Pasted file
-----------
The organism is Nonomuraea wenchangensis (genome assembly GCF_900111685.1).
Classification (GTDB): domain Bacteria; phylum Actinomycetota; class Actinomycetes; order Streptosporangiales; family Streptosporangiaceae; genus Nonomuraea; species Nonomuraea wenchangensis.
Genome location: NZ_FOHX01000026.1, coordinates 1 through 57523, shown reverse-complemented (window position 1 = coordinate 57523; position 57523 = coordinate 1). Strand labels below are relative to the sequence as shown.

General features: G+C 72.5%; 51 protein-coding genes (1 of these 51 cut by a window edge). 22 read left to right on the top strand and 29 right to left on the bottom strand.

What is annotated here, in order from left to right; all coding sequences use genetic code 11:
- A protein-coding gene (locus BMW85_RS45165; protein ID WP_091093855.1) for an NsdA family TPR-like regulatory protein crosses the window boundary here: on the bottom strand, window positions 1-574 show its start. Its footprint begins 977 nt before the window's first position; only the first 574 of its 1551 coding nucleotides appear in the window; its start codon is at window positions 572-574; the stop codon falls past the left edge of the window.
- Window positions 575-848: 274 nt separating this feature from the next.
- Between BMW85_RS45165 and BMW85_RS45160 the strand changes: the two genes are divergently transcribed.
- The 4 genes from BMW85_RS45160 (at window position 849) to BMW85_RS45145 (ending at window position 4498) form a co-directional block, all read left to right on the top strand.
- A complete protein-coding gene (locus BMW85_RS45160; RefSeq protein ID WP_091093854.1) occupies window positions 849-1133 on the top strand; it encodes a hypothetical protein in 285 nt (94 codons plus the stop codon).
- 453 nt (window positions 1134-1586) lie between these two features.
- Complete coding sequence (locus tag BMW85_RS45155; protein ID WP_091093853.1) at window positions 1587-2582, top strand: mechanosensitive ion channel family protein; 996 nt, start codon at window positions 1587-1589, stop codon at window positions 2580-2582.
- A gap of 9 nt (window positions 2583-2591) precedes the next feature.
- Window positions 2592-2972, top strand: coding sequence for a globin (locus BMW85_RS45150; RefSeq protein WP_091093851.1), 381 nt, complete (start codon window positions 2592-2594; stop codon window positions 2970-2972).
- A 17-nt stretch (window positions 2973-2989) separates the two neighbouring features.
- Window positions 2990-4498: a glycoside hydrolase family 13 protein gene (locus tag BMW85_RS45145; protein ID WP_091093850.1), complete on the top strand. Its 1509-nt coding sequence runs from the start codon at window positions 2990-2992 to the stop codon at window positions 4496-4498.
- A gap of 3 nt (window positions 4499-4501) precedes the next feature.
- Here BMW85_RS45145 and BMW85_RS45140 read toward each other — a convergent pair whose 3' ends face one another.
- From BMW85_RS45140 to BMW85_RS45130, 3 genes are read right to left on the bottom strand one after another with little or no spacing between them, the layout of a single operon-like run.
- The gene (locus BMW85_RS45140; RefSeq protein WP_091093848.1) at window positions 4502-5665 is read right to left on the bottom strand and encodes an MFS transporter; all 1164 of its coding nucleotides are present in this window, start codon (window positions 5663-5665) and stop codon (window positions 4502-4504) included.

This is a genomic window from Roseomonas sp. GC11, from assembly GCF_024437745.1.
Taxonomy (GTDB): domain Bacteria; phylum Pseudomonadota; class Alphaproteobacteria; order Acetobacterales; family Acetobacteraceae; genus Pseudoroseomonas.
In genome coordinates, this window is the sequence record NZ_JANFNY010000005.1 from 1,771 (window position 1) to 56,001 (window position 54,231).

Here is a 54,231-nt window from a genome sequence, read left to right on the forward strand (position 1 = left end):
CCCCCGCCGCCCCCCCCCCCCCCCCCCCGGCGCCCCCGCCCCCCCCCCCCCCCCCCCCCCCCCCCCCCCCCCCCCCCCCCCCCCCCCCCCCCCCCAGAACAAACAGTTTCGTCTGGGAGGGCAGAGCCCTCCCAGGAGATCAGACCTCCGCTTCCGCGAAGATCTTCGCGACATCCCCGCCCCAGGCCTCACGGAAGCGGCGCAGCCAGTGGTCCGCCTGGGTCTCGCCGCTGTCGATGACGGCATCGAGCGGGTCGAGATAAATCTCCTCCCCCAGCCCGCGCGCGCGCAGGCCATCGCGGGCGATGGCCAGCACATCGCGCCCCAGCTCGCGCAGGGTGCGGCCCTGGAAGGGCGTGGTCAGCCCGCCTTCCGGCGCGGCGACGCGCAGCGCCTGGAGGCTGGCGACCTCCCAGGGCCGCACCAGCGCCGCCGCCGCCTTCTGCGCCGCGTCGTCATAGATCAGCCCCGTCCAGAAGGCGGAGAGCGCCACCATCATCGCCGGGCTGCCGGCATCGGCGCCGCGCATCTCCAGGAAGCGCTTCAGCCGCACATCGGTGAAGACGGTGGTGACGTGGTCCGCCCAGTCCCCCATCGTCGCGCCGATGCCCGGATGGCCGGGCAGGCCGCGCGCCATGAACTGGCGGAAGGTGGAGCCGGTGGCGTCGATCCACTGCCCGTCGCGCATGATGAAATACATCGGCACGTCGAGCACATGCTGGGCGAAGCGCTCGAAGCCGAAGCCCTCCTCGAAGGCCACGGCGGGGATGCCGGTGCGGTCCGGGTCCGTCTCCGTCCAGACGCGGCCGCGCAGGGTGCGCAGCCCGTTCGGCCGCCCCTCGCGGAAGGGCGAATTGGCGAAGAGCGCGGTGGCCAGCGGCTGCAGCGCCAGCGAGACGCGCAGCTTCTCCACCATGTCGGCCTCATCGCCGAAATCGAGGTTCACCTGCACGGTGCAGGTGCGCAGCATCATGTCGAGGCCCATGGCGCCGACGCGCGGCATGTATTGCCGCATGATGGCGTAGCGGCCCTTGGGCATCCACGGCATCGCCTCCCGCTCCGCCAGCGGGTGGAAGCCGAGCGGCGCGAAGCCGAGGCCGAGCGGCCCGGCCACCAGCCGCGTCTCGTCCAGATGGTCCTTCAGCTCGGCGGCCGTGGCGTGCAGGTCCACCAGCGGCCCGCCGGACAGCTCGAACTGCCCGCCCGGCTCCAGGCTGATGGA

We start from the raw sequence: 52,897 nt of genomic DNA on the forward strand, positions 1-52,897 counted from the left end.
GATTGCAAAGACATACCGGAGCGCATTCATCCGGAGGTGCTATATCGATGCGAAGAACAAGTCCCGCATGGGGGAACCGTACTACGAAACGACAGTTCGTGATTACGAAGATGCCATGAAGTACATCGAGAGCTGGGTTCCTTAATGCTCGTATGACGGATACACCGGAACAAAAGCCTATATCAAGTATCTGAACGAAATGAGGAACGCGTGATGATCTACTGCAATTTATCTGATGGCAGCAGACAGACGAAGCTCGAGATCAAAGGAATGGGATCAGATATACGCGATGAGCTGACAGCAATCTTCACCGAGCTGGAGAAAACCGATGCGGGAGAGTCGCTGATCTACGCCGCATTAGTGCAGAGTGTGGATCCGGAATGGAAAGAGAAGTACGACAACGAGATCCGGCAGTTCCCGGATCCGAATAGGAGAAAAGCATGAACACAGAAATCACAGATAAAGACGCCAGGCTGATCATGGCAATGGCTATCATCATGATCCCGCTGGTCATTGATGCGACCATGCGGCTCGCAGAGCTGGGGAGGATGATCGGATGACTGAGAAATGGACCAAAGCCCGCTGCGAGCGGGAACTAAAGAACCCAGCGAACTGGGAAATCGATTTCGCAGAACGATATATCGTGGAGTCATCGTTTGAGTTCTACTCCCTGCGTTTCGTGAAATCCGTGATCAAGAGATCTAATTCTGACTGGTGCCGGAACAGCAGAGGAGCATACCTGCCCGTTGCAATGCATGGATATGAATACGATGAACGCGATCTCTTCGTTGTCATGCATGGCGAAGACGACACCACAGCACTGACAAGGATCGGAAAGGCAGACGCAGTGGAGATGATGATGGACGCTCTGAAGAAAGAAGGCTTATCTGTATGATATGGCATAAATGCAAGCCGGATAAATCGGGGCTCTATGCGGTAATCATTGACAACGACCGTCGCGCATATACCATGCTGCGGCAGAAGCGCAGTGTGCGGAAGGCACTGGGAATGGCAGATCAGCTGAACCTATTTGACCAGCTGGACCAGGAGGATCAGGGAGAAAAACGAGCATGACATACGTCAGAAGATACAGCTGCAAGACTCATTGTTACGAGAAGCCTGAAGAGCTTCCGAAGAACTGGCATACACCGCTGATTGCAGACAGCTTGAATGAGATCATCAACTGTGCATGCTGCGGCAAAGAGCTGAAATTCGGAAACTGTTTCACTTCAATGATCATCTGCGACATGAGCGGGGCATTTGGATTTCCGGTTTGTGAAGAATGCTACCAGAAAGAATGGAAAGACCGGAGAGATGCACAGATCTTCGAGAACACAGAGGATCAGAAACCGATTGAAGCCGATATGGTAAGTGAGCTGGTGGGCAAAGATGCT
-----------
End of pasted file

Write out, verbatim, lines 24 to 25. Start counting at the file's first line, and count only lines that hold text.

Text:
Here is a 54,231-nt window from a genome sequence, read left to right on the forward strand (position 1 = left end):
CCCCCGCCGCCCCCCCCCCCCCCCCCCCGGCGCCCCCGCCCCCCCCCCCCCCCCCCCCCCCCCCCCCCCCCCCCCCCCCCCCCCCCCCCCCCCCCAGAACAAACAGTTTCGTCTGGGAGGGCAGAGCCCTCCCAGGAGATCAGACCTCCGCTTCCGCGAAGATCTTCGCGACATCCCCGCCCCAGGCCTCACGGAAGCGGCGCAGCCAGTGGTCCGCCTGGGTCTCGCCGCTGTCGATGACGGCATCGAGCGGGTCGAGATAAATCTCCTCCCCCAGCCCGCGCGCGCGCAGGCCATCGCGGGCGATGGCCAGCACATCGCGCCCCAGCTCGCGCAGGGTGCGGCCCTGGAAGGGCGTGGTCAGCCCGCCTTCCGGCGCGGCGACGCGCAGCGCCTGGAGGCTGGCGACCTCCCAGGGCCGCACCAGCGCCGCCGCCGCCTTCTGCGCCGCGTCGTCATAGATCAGCCCCGTCCAGAAGGCGGAGAGCGCCACCATCATCGCCGGGCTGCCGGCATCGGCGCCGCGCATCTCCAGGAAGCGCTTCAGCCGCACATCGGTGAAGACGGTGGTGACGTGGTCCGCCCAGTCCCCCATCGTCGCGCCGATGCCCGGATGGCCGGGCAGGCCGCGCGCCATGAACTGGCGGAAGGTGGAGCCGGTGGCGTCGATCCACTGCCCGTCGCGCATGATGAAATACATCGGCACGTCGAGCACATGCTGGGCGAAGCGCTCGAAGCCGAAGCCCTCCTCGAAGGCCACGGCGGGGATGCCGGTGCGGTCCGGGTCCGTCTCCGTCCAGACGCGGCCGCGCAGGGTGCGCAGCCCGTTCGGCCGCCCCTCGCGGAAGGGCGAATTGGCGAAGAGCGCGGTGGCCAGCGGCTGCAGCGCCAGCGAGACGCGCAGCTTCTCCACCATGTCGGCCTCATCGCCGAAATCGAGGTTCACCTGCACGGTGCAGGTGCGCAGCATCATGTCGAGGCCCATGGCGCCGACGCGCGGCATGTATTGCCGCATGATGGCGTAGCGGCCCTTGGGCATCCACGGCATCGCCTCCCGCTCCGCCAGCGGGTGGAAGCCGAGCGGCGCGAAGCCGAGGCCGAGCGGCCCGGCCACCAGCCGCGTCTCGTCCAGATGGTCCTTCAGCTCGGCGGCCGTGGCGTGCAGGTCCACCAGCGGCCCGCCGGACAGCTCGAACTGCCCGCCCGGCTCCAGGCTGATGGA